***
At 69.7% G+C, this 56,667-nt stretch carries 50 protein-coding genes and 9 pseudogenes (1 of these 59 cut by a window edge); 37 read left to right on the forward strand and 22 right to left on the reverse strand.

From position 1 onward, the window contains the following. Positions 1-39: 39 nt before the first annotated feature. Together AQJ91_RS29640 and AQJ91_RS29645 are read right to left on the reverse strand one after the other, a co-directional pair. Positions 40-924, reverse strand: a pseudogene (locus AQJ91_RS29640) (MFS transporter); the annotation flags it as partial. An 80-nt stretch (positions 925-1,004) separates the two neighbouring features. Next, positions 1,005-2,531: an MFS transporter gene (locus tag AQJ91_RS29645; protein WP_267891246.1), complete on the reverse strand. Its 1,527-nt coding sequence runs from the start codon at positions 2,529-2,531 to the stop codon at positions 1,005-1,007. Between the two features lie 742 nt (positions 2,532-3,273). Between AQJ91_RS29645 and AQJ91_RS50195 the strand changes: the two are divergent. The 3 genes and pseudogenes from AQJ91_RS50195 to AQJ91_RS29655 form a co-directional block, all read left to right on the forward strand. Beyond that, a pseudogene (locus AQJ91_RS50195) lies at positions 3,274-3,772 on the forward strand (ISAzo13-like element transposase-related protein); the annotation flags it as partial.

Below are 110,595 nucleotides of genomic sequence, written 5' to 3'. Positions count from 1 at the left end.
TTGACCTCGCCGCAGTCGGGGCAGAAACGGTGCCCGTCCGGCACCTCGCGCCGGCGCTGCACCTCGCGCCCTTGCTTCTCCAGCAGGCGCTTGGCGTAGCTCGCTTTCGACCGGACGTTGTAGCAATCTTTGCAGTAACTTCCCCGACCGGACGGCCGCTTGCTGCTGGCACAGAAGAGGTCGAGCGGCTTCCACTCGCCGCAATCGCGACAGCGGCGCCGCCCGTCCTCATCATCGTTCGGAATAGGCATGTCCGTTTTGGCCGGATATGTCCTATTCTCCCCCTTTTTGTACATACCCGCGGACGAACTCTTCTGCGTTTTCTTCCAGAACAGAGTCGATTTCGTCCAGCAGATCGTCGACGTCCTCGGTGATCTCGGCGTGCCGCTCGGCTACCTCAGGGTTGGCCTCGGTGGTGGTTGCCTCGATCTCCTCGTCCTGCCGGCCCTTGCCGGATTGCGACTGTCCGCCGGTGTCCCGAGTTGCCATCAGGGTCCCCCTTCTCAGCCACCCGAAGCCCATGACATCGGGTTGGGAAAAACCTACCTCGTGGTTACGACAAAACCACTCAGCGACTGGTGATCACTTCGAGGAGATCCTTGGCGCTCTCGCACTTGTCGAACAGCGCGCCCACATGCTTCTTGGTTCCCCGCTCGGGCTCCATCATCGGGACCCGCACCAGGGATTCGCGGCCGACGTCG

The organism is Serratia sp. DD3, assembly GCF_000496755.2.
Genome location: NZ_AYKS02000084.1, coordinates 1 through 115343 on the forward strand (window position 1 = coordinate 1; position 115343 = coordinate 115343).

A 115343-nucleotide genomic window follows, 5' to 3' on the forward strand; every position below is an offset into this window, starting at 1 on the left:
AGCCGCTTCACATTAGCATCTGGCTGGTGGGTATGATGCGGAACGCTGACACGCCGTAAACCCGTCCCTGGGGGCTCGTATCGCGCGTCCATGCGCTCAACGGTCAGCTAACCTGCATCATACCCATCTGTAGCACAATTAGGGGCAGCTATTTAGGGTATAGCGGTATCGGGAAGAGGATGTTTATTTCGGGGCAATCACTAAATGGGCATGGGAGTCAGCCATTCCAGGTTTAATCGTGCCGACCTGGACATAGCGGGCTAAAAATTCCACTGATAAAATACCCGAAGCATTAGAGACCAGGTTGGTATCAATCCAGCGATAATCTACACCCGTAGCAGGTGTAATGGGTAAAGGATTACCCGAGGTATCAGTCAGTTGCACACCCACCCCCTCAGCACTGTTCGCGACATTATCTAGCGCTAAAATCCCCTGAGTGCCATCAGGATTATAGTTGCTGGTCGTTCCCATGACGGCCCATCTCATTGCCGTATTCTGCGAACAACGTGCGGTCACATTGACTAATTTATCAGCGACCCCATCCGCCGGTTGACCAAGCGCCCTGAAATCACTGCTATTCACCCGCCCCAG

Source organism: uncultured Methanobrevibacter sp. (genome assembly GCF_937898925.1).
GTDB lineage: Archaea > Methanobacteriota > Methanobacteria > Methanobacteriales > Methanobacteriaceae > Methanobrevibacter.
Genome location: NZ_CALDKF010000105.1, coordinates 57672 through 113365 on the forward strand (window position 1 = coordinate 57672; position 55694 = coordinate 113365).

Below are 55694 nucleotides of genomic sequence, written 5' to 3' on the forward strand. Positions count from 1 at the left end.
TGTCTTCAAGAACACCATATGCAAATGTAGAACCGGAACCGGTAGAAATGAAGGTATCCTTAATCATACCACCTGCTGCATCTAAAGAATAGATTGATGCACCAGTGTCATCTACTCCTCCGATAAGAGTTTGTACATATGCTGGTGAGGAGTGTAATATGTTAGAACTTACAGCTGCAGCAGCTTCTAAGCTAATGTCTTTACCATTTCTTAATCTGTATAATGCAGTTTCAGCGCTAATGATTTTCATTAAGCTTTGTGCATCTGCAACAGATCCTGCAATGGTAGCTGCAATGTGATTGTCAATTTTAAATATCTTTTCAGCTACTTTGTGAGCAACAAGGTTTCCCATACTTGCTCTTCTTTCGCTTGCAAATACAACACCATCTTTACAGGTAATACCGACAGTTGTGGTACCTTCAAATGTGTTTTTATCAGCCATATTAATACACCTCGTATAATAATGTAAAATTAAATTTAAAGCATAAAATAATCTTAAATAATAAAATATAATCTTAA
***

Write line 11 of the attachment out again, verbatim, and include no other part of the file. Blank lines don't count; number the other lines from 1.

Genome location: NZ_CALDKF010000105.1, coordinates 57672 through 113365 on the forward strand (window position 1 = coordinate 57672; position 55694 = coordinate 113365).